He keeps marvelling at the novelty of being looked after by me after having had to look after me for the last three years. It's such a normal, mundane thing, that I'm thrilled to be able to do it.

Saturday, September 5, 2009

A Letter

Tomorrow is one year since I watched the large red bag of marrow be gently hung on Ann's IV pole by Dr. Andersson. I think back to all the craziness of that time, and in comparison to what life is like now and it feels like a dream. Hurricane Gustav was bearing down on us and I was being told that I would have to leave the hospital soon and leave Ann behind in the most vulnerable state I could imagine.

I wanted to say thank you to the parents who donated her cords for the 1st transplant, but they did so chance to ever find out who they are. This time however, Ann has an adult donor that the NMDP has the contact info for and now we can.

I have struggled with how to write a letter to her donor. I've drafted it and redrafted it time and again. But I still come back to the fundamental problem of how to say thank you to someone who has literally saved the life of the person you would willingly die for.

I wish I had the eloquence of Shakespeare or the wit of Wilde. But I don't, and lacking their considerable talents I offer this instead...

Dear Kind Stranger,

One year ago my wife was struggling for life, as leukemia destroyed her from the inside. I could only watch in despair as my best friend in the world and woman I loved gradually began to slip through my fingers. Because of my Wife’s cancer we needed a bone marrow transplant, but because of her race the chance of finding a donor was almost impossible. Our chances for a happy life together, to love each other, to one day raise a family, and to dream to do the small normal things that people do each day as a celebration of their love for each other were grim.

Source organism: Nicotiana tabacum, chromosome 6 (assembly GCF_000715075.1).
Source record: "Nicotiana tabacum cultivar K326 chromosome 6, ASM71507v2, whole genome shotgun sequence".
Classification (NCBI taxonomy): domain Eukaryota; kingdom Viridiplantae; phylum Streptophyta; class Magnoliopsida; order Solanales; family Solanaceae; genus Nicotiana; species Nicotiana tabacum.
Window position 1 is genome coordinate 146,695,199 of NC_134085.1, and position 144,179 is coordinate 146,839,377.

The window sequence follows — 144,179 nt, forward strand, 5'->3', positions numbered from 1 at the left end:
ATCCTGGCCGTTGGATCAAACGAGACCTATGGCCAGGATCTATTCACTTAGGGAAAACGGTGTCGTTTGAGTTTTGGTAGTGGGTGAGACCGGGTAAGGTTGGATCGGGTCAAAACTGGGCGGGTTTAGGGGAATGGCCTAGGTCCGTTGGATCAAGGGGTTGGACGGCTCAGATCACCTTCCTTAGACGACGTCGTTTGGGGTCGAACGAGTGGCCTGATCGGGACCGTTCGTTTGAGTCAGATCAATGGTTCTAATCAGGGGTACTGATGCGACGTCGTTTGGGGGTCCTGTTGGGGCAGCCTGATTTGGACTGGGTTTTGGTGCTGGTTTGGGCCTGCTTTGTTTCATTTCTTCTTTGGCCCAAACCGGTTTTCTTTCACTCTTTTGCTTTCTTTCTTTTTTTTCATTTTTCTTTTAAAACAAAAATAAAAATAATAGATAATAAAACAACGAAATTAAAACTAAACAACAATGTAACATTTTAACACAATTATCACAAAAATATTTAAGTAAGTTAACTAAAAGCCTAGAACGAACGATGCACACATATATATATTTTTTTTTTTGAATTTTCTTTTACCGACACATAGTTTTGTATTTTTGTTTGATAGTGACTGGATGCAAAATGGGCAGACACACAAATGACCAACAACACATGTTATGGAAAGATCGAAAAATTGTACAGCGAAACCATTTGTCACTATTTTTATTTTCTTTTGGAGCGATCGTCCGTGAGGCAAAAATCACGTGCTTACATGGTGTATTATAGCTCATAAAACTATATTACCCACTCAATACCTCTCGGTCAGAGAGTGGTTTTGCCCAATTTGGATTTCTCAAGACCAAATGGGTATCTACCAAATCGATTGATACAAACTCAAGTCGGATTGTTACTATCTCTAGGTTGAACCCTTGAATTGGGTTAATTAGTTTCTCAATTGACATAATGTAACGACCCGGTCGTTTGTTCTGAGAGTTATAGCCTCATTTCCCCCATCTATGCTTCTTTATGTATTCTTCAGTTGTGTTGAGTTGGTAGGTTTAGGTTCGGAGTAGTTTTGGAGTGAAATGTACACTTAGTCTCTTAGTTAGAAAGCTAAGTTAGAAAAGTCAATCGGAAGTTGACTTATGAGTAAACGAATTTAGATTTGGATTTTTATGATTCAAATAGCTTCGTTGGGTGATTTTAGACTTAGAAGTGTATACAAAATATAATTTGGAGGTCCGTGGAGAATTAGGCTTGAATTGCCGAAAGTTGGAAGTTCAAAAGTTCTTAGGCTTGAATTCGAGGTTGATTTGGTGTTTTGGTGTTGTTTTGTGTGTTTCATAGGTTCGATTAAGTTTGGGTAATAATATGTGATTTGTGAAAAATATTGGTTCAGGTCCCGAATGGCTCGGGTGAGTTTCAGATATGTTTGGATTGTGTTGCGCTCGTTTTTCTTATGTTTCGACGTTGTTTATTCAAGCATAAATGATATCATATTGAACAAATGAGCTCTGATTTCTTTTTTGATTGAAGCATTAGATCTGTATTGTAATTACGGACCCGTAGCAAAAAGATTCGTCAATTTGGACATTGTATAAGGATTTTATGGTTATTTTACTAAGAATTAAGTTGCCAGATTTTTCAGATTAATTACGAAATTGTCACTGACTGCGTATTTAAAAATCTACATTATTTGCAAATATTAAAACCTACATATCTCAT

Then something remarkable happened…you decided to step forward and through great selflessness gave us another chance. I can only imagine that the choice you made to donate was born out of hope and optimism, and oh how I wish I could show you all the things that have flowed from your choice. To say you have changed our lives forever is nothing if not the most remarkable understatement.

Because of you I have enjoyed my Wife’s smile, her laughter, and a million small moments so precious that I would save them forever. Simply saying “Thank you” for what is the greatest act of selflessness I have ever seen seems too easy and far too small. I aspire to say something greater and more profound, something that carries the weight of everything I feel and care about. Something that celebrates your altruistic spirit and raises you aloft so you can be given the recognition such an exceptional person truly deserves. Without you our world would have come to an end.

I feel a great grief in closing this, and feel my words have been fragile in the face of your overwhelming kindness. I hope that it is enough to say that you have given us not only life but also hope. You are my hero.

I'm undecided as to whether or not this is good enough.